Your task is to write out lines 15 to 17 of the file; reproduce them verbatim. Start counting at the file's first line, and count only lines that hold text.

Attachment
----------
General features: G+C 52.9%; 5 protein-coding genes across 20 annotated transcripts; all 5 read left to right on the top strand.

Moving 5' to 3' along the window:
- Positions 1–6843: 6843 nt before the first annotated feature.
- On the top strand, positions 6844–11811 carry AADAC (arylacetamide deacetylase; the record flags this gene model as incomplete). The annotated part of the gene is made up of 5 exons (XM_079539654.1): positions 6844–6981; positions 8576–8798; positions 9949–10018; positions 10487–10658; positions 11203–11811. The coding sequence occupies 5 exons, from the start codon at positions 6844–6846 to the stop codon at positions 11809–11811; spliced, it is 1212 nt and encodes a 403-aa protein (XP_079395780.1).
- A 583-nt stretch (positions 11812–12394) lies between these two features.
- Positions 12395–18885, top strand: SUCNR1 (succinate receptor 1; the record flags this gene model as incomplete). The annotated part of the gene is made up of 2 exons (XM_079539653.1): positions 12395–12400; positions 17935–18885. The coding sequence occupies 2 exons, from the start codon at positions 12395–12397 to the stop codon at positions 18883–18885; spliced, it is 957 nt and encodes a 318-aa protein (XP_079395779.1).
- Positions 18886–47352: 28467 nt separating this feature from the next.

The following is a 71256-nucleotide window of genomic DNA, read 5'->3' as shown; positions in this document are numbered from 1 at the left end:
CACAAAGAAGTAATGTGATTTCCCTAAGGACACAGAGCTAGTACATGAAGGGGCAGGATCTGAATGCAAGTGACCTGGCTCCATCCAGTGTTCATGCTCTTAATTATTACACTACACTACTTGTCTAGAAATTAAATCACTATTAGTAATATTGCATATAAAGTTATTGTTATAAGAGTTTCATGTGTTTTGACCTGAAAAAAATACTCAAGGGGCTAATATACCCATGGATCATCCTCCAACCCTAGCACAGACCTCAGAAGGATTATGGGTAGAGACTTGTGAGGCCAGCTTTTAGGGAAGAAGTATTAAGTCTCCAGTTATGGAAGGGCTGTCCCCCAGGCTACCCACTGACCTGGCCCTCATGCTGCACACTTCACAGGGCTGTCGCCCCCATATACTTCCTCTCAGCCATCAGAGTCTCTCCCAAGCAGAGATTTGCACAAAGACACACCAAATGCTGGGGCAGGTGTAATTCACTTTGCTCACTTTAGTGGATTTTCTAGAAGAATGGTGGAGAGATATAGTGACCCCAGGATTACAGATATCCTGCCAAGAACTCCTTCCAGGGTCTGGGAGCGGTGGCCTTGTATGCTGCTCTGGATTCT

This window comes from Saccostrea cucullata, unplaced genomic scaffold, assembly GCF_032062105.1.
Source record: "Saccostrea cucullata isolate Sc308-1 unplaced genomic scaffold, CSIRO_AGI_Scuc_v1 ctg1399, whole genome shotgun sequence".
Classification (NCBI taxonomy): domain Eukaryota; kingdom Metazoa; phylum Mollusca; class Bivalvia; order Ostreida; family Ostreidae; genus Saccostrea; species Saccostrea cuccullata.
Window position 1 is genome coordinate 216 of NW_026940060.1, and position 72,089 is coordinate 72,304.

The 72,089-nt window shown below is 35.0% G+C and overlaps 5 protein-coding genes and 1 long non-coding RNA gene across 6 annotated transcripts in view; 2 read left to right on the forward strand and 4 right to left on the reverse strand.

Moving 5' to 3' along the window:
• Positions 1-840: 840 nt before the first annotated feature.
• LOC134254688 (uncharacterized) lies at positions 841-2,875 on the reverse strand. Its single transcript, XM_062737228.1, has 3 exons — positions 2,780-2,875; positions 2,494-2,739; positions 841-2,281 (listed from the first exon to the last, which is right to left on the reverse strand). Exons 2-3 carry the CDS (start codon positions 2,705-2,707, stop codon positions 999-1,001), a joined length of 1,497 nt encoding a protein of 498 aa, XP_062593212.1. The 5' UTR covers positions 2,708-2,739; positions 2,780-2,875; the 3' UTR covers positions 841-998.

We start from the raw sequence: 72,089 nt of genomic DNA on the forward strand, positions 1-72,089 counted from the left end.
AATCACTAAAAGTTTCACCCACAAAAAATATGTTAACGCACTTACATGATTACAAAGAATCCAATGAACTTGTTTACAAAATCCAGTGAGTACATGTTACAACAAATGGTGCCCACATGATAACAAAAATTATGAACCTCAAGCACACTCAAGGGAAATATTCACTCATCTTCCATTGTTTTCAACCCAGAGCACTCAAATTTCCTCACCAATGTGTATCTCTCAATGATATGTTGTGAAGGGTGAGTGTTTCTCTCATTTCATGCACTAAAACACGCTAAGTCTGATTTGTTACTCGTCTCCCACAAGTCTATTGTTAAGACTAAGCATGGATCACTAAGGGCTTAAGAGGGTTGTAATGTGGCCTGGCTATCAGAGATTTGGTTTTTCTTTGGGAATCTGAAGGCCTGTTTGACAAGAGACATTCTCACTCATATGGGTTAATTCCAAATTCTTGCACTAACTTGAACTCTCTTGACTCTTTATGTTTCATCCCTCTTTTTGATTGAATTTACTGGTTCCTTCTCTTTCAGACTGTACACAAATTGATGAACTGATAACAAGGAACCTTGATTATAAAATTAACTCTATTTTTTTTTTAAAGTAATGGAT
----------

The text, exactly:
Moving 5' to 3' along the window:
• Positions 1-840: 840 nt before the first annotated feature.
• LOC134254688 (uncharacterized) lies at positions 841-2,875 on the reverse strand. Its single transcript, XM_062737228.1, has 3 exons — positions 2,780-2,875; positions 2,494-2,739; positions 841-2,281 (listed from the first exon to the last, which is right to left on the reverse strand). Exons 2-3 carry the CDS (start codon positions 2,705-2,707, stop codon positions 999-1,001), a joined length of 1,497 nt encoding a protein of 498 aa, XP_062593212.1. The 5' UTR covers positions 2,708-2,739; positions 2,780-2,875; the 3' UTR covers positions 841-998.